United, the South Africans plan to make a major stand

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The Independent Online

Picking through the wreckage of South Africa's run-up to the World Cup - record defeats, allegations of racial splits, injuries, haphazard selections et al - and an interesting statistic emerges. The Springboks, champions in 1995 and third-place finishers in 1999, have lost only one match in the competition. And it took a flukey extra-time drop goal by Stephen Larkham for Australia to beat them.

Along the way they have conquered New Zealand (twice), Australia, England, France and Scotland. Widely ridiculed at home and abroad, the Springboks left the Cape of Good Hope this week for the Cup of No Hope. It's fair to say the car-crash fascination to following South African sport has extended to this 2003 crop.

Ousted from the last two cricket World Cups in bizarre circumstances, South Africa were denied hosting the 2006 football World Cup when an octogenarian New Zealander switched his vote. And on the rugby field the Boks have suffered record defeats during the reign of Rudolf Straeuli, including that 53-3 reverse at Twickenham last November.

"Remember this moment, boys. Remember the pain, for in Perth this is how England will feel," Corne Krige told his battered troops standing under their goalposts as Jonny Wilkinson unerringly slotted another conversion. Should the Boks manage to turn a 50-point drubbing into victory on 18 October it will represent one of sport's biggest comebacks. For one imagines that not even David Blaine could conjure that.

One thing that South Africans continue to do better than England is unite in the face of overwhelming adversity. Such is the expanding ex-pat population in Perth that the Subiaco Oval will feel like a home match, with a large proportion of the 43,000 crowd waving green and gold.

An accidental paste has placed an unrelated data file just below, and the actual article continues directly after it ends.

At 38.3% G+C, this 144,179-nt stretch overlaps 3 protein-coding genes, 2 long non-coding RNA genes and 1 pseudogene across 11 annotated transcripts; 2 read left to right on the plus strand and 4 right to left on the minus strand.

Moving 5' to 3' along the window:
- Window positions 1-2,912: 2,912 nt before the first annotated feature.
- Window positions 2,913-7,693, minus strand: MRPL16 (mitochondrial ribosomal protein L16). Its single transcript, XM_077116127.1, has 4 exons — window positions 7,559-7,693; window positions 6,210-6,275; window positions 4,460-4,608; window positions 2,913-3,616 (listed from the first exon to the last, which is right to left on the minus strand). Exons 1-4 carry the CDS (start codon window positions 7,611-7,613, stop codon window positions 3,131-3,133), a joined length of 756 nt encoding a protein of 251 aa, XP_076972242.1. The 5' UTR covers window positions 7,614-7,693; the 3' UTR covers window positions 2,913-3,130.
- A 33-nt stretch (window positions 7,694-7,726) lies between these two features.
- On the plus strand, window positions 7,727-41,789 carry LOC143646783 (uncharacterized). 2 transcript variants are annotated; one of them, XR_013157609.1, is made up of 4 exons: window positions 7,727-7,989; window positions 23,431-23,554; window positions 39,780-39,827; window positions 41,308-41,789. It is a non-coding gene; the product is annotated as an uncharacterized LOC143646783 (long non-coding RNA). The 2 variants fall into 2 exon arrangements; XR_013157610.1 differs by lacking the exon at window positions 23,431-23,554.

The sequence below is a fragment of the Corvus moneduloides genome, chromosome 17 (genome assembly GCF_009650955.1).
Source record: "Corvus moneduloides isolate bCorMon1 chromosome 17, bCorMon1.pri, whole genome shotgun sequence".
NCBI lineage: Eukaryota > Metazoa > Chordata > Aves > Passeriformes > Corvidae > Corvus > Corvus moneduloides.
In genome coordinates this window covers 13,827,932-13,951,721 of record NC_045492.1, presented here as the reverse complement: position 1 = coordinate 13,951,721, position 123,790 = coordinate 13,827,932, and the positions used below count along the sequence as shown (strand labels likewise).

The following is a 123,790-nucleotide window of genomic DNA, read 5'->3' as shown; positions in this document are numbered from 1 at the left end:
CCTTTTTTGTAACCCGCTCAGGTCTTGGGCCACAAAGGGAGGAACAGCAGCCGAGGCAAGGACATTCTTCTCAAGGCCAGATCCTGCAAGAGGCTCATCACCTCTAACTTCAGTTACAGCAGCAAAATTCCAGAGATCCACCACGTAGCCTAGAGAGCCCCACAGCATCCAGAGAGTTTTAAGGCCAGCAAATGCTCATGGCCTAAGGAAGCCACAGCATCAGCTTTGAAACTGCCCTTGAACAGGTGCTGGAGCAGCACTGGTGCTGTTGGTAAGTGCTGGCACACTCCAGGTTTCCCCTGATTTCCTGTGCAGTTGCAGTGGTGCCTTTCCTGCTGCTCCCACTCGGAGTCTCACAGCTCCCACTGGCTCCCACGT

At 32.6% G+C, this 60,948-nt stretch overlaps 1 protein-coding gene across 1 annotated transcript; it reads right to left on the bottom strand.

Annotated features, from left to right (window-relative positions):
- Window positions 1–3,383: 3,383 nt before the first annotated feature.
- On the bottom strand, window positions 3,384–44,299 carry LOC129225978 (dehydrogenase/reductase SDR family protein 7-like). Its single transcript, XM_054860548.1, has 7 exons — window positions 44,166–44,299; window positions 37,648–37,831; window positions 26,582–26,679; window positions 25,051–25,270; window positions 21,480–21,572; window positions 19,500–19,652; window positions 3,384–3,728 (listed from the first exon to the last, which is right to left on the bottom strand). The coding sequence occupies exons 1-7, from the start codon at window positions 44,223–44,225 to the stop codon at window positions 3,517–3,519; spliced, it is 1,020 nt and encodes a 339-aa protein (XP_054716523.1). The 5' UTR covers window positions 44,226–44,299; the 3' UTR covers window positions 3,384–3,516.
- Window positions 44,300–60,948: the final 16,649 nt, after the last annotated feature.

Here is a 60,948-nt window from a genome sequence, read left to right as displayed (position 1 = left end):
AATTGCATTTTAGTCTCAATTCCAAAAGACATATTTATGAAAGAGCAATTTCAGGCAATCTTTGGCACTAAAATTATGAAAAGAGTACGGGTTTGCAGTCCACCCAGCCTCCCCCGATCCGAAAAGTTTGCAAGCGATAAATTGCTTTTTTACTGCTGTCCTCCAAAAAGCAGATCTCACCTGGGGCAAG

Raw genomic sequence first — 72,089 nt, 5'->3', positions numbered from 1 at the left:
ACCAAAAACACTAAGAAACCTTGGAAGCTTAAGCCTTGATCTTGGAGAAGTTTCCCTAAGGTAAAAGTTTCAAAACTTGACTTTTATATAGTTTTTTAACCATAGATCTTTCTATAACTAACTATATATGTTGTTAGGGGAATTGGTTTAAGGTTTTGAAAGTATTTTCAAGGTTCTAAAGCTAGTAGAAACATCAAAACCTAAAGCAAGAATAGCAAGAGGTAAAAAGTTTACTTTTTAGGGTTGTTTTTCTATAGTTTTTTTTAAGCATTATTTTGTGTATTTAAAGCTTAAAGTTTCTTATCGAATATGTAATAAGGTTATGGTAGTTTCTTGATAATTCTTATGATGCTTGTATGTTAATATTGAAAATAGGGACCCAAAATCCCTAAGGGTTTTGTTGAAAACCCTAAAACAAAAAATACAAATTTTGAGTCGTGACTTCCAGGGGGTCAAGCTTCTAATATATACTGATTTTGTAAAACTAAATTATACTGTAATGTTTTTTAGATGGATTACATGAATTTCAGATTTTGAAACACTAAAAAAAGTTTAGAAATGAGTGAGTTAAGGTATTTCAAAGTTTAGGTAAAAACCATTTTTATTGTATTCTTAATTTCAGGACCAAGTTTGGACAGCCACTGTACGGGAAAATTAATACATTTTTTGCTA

England are prohibitive favourites, and deservedly so. But while they have consistently declared they are "taking it one game at a time", South Africa are looking beyond their tournament opener against Uruguay. "England is the big one," said veteran winger Breyton Paulse. "That is what we have been focusing on for the last two or three weeks. Not a single tackle will be slipped. We're going to throw everything at it. We are super-fit. There will be no weak links on the day."

Straeuli, a member of François Pienaar's 1995 squad, has repeatedly asked to be judged on the World Cup and that alone. His side were again wooden spoonists in the 2003 Tri-Nations, where they also shipped 50 points against New Zealand, and he knows anything other than victory against England in a couple of weeks will see him out of a job. And they say Claudio Ranieri is under pressure to perform.

While the Boks are making all the right noises publicly as they promise their nation of sports fanatics the World Cup, privately the signals are not as convincing. "Sometimes being the underdog is a good position to be in," said a senior source. "I just hope the new year will sort out our problems, but I have my doubts," he added in reference to the looming commission of inquiry to look into racial allegations levelled by their former media manager.

Straeuli's selections, not helped by injury to key personnel, have come up with one centre (De Wet Barry) in a back line filled with utility players and two primitive kicking fly-halves, Louis Koen and Derrick Hougaard. The plan appears simple. Tackle everything that moves - and in some cases what doesn't - try to play the game in the opponents' half, and hope for some individual inspiration.

But in leaving Brent Russell behind, Straeuli has decided against using the singular most creative talent in the country, though Werner Greeff could produce a few gems should the ball be spun out further than inside-centre.

Likely defeat against England will result in a probable quarter-final against New Zealand, and even then Australia would lie in wait before a final place. Never have they been so written off. They wouldn't like it any other way.